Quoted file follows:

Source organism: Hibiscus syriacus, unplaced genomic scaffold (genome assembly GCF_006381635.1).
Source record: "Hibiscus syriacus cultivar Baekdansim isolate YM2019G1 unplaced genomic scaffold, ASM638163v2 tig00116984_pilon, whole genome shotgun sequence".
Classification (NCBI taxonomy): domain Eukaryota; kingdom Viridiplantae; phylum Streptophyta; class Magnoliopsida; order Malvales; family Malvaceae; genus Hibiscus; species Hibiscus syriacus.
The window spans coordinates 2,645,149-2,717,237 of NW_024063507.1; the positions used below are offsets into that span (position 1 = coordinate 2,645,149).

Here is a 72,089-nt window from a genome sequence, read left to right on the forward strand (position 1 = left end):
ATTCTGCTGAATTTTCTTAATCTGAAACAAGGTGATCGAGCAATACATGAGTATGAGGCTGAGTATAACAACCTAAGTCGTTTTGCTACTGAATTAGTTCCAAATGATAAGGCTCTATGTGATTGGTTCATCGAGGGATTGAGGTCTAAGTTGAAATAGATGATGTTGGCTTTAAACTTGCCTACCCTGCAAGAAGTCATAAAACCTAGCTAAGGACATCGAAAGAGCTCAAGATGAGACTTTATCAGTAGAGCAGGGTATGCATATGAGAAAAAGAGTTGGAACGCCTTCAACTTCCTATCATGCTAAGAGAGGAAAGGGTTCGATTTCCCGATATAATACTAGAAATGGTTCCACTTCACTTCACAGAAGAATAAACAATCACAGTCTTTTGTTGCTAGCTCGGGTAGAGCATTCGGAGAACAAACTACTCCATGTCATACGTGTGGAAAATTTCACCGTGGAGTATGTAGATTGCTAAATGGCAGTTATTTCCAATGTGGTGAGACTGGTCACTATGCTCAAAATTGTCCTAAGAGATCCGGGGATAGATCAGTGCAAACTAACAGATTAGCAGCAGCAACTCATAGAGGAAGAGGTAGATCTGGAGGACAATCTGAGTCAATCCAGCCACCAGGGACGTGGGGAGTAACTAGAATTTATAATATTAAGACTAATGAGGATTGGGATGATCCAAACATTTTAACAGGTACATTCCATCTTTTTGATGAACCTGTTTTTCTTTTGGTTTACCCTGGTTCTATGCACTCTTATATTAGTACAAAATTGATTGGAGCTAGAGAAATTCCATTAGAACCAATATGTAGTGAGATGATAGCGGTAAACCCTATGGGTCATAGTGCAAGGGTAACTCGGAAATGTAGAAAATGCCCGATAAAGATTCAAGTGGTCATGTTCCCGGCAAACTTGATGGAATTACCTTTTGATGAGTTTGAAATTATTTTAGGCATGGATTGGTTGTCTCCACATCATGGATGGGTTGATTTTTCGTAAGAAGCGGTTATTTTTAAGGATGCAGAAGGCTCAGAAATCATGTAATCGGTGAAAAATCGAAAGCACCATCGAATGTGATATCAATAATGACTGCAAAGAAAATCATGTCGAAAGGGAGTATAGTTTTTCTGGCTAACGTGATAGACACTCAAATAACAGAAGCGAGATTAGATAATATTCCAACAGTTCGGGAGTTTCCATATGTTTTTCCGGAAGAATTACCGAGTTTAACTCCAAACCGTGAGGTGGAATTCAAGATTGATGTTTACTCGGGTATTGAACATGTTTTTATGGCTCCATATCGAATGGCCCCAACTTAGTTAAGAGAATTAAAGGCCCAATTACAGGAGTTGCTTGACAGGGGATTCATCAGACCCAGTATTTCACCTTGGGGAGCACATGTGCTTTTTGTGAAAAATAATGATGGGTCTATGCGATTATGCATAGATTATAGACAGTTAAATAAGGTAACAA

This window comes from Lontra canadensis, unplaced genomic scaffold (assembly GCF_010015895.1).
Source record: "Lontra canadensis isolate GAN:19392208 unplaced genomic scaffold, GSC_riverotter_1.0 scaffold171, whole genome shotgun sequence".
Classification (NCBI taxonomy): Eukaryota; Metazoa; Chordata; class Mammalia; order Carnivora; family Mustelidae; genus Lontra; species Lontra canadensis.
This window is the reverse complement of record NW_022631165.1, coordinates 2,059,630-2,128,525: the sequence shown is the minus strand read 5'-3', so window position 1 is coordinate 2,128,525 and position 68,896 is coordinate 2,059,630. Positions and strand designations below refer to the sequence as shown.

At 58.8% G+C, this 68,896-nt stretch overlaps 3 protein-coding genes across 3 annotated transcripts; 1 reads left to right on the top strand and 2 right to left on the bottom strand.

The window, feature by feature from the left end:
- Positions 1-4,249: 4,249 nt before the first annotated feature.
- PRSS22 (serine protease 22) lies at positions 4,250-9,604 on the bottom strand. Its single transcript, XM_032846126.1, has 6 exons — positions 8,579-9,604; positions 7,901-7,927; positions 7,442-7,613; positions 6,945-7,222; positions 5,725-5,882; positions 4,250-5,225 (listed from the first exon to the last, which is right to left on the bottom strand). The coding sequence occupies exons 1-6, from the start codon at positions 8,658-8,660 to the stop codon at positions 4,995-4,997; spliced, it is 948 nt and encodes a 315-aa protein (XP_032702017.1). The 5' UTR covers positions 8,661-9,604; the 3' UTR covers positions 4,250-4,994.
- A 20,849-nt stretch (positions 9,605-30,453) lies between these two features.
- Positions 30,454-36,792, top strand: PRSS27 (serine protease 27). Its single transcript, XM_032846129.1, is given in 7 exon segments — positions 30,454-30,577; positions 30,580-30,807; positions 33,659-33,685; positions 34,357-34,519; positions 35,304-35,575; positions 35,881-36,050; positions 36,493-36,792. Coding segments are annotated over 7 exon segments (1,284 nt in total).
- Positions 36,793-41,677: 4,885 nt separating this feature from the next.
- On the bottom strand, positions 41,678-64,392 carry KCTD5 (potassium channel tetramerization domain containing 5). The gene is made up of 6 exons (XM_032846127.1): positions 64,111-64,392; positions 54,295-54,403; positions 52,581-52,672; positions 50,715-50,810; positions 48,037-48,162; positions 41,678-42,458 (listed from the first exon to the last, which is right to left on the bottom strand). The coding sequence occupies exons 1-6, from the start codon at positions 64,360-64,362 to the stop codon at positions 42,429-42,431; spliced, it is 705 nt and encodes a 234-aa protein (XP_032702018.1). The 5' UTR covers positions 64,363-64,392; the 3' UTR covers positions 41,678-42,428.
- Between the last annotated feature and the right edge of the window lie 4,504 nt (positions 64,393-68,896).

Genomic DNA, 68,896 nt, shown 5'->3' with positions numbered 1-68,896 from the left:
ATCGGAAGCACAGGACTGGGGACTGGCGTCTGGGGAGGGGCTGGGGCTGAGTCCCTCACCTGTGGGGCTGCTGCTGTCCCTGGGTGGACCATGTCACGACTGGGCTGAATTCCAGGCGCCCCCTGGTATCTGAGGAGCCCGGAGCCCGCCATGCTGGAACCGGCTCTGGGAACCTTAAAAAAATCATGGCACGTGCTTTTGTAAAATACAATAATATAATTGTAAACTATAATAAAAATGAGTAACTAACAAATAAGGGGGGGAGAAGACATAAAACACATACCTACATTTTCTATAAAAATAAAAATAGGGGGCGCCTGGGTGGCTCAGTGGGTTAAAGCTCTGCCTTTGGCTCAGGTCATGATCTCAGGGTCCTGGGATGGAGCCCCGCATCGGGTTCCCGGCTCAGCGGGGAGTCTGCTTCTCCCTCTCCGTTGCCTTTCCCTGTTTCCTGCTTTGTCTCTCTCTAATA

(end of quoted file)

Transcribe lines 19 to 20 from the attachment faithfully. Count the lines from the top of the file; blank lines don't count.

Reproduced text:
- Between the last annotated feature and the right edge of the window lie 4,504 nt (positions 64,393-68,896).

Genomic DNA, 68,896 nt, shown 5'->3' with positions numbered 1-68,896 from the left: